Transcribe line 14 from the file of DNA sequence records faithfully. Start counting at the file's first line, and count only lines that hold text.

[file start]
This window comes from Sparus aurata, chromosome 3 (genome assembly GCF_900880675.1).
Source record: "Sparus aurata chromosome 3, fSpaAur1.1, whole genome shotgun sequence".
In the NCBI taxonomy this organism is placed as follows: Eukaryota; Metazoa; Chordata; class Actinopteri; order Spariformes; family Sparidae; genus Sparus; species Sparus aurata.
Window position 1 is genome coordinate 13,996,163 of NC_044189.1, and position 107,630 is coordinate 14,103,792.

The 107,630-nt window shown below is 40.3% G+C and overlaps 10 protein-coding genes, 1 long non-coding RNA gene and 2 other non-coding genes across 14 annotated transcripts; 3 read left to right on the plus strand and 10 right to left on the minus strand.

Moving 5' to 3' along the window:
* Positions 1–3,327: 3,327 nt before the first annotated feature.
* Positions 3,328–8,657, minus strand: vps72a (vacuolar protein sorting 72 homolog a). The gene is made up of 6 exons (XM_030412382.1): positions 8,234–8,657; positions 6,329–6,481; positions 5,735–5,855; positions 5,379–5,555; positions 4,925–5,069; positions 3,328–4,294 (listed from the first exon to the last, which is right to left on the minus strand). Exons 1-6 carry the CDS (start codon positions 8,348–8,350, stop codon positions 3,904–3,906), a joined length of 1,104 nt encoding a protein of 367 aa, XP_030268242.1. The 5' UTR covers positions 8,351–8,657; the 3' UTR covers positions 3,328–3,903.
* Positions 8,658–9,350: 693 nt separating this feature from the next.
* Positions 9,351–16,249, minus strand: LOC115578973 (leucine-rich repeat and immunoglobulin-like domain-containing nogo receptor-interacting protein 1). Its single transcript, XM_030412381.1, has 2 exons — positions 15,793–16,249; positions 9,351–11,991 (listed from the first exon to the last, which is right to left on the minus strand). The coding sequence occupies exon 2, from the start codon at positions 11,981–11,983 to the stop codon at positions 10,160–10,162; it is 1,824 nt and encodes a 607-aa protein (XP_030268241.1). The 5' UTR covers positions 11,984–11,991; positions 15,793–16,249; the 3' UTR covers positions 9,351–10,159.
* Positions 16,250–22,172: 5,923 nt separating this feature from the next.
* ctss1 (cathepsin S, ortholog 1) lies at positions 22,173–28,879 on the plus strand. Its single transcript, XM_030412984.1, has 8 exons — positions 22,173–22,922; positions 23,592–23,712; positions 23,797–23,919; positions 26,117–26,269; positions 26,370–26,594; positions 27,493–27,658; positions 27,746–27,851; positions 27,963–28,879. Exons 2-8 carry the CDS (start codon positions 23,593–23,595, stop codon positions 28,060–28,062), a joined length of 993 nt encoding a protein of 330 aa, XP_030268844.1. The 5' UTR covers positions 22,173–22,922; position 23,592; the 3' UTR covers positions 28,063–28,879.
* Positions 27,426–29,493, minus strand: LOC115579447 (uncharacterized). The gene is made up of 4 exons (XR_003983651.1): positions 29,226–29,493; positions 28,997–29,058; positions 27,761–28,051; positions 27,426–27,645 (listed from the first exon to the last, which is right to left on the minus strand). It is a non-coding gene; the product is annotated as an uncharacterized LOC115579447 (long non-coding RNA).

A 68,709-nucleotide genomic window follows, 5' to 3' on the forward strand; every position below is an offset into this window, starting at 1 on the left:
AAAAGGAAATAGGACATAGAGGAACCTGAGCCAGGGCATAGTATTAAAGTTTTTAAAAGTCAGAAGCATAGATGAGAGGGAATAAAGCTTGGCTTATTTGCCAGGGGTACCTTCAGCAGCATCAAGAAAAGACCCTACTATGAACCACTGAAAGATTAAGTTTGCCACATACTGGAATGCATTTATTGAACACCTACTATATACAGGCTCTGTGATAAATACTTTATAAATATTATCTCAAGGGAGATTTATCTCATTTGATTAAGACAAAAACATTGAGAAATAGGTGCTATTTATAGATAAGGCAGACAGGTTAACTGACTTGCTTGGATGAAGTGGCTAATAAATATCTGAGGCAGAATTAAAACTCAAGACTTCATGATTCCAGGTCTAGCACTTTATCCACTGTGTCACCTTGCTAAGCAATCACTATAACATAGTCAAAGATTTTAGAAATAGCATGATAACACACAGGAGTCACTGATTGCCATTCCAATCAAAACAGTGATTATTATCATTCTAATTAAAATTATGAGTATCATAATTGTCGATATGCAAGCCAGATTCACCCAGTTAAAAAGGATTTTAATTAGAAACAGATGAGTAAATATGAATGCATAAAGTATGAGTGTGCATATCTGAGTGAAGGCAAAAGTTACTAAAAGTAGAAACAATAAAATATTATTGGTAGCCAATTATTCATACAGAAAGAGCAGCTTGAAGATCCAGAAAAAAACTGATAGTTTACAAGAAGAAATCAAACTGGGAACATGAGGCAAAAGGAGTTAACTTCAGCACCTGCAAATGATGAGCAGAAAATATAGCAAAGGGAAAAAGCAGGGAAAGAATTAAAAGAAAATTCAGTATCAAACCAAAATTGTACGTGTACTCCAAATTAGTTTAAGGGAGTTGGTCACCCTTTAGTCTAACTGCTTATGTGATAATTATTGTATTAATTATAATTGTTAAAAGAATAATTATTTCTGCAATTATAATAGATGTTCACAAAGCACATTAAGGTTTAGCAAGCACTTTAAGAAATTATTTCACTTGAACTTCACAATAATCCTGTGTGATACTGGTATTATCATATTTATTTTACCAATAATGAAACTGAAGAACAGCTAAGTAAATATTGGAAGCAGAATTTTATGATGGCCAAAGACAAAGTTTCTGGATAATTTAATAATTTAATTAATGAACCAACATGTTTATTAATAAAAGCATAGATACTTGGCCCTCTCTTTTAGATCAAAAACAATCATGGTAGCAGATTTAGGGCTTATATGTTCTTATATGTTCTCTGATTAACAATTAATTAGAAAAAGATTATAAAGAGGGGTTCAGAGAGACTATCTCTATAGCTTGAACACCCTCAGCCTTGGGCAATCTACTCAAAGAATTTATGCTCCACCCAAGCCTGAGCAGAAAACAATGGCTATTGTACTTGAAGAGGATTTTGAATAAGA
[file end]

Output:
A 68,709-nucleotide genomic window follows, 5' to 3' on the forward strand; every position below is an offset into this window, starting at 1 on the left: